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Pictures matter: L.A. Times showed poor judgment
Two-year-old photographs of some American soldiers posing with the remains of Afghan suicide bombers surfaced in the Los Angeles Times a couple of weeks ago. Isn't it awful? Well, yes.
It is awful of the newspaper to have published the pictures, in which our soldiers' faces and units are clearly identifiable.
Some of those soldiers are currently redeployed in Afghanistan. Running these photos isn't good for their safety. In fact, running such photos does nothing at all good for the safety of any of our troops overseas, which is why Defense Secretary Leon Panneta asked the newspaper not to run them.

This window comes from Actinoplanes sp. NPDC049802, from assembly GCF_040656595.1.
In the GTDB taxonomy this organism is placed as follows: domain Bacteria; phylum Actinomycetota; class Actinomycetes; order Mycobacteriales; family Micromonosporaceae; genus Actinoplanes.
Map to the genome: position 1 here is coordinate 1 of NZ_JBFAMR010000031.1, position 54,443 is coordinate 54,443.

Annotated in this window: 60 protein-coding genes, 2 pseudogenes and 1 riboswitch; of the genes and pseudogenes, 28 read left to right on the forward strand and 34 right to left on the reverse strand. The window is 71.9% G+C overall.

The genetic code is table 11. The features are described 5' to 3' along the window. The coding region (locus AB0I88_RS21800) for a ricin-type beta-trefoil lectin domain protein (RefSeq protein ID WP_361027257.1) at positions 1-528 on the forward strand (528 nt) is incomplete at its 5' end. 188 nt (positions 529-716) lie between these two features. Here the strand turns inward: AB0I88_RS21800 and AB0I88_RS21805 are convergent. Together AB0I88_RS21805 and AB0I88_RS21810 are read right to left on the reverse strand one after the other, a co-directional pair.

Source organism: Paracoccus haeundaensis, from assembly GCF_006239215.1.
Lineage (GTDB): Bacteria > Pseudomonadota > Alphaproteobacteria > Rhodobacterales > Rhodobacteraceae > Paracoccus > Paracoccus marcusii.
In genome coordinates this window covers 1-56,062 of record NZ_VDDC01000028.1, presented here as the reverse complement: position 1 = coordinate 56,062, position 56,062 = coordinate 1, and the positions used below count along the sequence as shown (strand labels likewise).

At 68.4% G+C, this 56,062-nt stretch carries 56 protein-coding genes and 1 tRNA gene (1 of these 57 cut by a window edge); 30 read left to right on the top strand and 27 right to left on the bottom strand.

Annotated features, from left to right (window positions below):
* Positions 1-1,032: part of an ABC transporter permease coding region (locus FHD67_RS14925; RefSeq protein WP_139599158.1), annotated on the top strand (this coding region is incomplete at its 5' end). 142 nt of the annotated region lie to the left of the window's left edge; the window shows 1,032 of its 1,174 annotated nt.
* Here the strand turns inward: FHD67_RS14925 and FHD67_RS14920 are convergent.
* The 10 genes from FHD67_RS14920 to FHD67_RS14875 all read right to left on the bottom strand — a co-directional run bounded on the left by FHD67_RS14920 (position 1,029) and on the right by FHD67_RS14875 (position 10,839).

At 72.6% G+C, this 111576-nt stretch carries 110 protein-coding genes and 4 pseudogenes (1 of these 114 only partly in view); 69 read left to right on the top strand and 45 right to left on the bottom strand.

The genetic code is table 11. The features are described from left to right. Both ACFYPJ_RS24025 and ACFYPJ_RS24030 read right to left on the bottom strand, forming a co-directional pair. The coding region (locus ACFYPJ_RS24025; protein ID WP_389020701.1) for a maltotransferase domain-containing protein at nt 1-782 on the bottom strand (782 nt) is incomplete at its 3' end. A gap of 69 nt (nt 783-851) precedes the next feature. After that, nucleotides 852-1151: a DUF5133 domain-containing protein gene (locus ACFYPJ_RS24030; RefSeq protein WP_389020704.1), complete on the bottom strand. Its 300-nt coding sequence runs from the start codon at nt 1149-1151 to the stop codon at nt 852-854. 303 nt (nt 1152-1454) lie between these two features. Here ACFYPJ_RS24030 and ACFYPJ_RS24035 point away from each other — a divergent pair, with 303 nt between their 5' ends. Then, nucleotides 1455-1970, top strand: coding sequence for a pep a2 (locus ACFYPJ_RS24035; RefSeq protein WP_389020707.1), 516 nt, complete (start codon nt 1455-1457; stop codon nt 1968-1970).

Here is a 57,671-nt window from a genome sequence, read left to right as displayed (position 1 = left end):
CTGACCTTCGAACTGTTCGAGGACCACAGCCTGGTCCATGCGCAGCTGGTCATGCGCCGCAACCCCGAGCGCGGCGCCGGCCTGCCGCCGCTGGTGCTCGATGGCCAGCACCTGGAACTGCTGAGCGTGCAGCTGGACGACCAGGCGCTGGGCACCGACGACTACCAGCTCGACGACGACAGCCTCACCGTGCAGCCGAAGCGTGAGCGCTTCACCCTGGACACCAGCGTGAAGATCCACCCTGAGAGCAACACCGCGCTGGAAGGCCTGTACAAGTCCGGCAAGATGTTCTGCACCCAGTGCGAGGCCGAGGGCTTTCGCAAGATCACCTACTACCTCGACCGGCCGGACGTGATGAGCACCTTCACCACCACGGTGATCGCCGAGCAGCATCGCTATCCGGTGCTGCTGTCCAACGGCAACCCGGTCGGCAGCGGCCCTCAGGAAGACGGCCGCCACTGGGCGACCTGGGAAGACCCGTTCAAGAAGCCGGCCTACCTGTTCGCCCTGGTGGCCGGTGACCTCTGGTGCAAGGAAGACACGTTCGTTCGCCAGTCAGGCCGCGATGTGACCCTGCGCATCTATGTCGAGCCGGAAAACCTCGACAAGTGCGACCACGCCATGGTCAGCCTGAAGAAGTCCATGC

Young men at war face terrible situations. Sometimes they do not think before they act, and it would be better had they not posed for such pictures.
But their lapse in judgment is a heck of a lot less questionable and consequential than that of a major American news media outlet.
Incidentally, the writer Ann Marlowe, who has covered U.S. troops in combat, notes in the Wall Street Journal that the picture-posing was probably less “culturally insensitive'' to Afghans than to Americans. The Afghans are the chief victims of suicide bombings and thus “hate suicide bombers as no one else does.''
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